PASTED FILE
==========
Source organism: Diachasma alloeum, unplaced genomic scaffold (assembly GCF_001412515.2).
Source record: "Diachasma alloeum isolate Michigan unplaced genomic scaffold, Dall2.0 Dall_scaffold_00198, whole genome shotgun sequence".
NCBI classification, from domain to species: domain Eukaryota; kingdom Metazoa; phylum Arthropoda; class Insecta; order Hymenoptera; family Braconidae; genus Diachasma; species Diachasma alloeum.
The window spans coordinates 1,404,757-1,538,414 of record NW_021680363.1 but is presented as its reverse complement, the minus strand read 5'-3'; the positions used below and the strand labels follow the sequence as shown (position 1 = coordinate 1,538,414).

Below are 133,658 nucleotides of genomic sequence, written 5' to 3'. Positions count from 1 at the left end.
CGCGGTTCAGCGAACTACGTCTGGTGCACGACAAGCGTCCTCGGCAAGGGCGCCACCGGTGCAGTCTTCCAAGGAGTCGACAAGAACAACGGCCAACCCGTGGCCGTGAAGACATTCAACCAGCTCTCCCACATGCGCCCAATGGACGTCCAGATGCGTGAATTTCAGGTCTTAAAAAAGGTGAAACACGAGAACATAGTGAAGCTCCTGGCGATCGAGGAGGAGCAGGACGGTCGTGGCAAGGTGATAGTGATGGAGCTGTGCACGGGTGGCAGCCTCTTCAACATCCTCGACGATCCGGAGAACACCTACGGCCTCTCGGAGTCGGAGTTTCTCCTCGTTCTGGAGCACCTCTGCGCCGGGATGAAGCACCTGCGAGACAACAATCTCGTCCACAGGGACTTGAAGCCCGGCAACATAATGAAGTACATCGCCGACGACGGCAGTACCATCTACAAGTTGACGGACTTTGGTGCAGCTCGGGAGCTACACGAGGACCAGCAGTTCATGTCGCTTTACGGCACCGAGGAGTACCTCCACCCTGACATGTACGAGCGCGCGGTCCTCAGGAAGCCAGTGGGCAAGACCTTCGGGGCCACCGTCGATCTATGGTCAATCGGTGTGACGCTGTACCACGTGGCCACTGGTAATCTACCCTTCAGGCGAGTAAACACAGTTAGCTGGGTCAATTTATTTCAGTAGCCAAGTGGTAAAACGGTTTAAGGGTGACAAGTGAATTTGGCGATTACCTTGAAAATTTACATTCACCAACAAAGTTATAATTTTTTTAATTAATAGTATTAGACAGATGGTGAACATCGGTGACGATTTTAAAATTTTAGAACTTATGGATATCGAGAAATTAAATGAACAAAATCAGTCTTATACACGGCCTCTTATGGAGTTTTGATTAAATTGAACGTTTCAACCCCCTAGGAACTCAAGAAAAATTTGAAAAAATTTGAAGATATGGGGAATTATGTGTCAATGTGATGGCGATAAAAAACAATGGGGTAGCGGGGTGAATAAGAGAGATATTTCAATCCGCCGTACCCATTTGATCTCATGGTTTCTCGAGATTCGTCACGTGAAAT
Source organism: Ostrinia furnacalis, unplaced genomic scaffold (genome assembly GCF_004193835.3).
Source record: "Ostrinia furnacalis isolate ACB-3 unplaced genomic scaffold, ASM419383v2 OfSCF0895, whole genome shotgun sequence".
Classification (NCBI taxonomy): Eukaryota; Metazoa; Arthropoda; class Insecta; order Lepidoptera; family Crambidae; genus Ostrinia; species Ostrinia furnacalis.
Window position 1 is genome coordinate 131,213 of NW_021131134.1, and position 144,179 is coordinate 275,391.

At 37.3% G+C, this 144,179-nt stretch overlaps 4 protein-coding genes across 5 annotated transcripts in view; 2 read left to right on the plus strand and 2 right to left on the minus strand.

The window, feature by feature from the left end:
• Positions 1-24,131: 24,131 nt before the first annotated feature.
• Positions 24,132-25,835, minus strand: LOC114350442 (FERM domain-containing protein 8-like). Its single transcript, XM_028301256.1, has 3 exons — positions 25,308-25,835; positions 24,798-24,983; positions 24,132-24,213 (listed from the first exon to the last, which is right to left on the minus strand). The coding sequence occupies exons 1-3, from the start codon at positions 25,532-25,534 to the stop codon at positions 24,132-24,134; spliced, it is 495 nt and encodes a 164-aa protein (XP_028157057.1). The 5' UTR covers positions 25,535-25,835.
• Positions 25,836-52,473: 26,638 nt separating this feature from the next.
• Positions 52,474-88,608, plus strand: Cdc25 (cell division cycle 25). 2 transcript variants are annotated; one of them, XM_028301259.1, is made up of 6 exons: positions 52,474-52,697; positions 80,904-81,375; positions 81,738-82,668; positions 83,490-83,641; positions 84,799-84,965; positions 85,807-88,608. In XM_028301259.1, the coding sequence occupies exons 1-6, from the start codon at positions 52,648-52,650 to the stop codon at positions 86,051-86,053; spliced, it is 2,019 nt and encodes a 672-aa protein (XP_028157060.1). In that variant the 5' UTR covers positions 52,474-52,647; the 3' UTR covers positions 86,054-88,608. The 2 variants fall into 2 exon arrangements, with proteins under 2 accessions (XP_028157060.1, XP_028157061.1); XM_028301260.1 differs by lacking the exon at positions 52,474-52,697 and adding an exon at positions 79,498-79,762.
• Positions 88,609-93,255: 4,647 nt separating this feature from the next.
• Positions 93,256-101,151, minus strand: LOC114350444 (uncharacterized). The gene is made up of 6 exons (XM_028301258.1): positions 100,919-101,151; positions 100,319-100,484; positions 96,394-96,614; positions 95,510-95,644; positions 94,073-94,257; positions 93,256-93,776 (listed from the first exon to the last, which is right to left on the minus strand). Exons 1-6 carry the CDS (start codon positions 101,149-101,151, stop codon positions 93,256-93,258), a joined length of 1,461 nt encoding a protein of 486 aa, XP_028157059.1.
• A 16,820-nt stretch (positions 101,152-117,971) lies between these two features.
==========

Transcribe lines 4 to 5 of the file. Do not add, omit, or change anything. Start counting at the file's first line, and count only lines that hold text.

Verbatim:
The window spans coordinates 1,404,757-1,538,414 of record NW_021680363.1 but is presented as its reverse complement, the minus strand read 5'-3'; the positions used below and the strand labels follow the sequence as shown (position 1 = coordinate 1,538,414).

Below are 133,658 nucleotides of genomic sequence, written 5' to 3'. Positions count from 1 at the left end.